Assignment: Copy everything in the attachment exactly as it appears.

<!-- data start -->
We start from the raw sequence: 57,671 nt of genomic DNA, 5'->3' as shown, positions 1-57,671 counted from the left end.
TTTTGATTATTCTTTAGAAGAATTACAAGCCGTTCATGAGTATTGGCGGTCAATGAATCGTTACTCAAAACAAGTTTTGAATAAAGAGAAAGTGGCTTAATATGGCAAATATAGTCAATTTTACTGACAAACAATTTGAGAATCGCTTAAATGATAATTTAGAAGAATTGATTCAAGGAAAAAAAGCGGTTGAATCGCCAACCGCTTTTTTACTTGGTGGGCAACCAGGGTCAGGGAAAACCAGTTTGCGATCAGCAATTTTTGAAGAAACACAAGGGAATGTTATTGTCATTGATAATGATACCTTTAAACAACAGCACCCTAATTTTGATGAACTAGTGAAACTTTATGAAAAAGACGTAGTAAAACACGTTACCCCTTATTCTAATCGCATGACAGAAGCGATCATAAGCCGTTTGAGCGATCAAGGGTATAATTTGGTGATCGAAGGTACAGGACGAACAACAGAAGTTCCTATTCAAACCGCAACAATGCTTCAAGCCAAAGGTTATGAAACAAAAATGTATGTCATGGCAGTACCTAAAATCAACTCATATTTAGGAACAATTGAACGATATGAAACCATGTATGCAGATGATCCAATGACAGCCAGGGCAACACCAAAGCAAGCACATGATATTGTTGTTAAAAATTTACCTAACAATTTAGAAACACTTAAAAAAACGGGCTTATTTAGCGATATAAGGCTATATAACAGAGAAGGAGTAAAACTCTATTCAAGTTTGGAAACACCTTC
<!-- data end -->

We start from the raw sequence: 57,671 nt of genomic DNA, 5'->3' as shown, positions 1-57,671 counted from the left end.
TTTTGATTATTCTTTAGAAGAATTACAAGCCGTTCATGAGTATTGGCGGTCAATGAATCGTTACTCAAAACAAGTTTTGAATAAAGAGAAAGTGGCTTAATATGGCAAATATAGTCAATTTTACTGACAAACAATTTGAGAATCGCTTAAATGATAATTTAGAAGAATTGATTCAAGGAAAAAAAGCGGTTGAATCGCCAACCGCTTTTTTACTTGGTGGGCAACCAGGGTCAGGGAAAACCAGTTTGCGATCAGCAATTTTTGAAGAAACACAAGGGAATGTTATTGTCATTGATAATGATACCTTTAAACAACAGCACCCTAATTTTGATGAACTAGTGAAACTTTATGAAAAAGACGTAGTAAAACACGTTACCCCTTATTCTAATCGCATGACAGAAGCGATCATAAGCCGTTTGAGCGATCAAGGGTATAATTTGGTGATCGAAGGTACAGGACGAACAACAGAAGTTCCTATTCAAACCGCAACAATGCTTCAAGCCAAAGGTTATGAAACAAAAATGTATGTCATGGCAGTACCTAAAATCAACTCATATTTAGGAACAATTGAACGATATGAAACCATGTATGCAGATGATCCAATGACAGCCAGGGCAACACCAAAGCAAGCACATGATATTGTTGTTAAAAATTTACCTAACAATTTAGAAACACTTAAAAAAACGGGCTTATTTAGCGATATAAGGCTATATAACAGAGAAGGAGTAAAACTCTATTCAAGTTTGGAAACACCTTC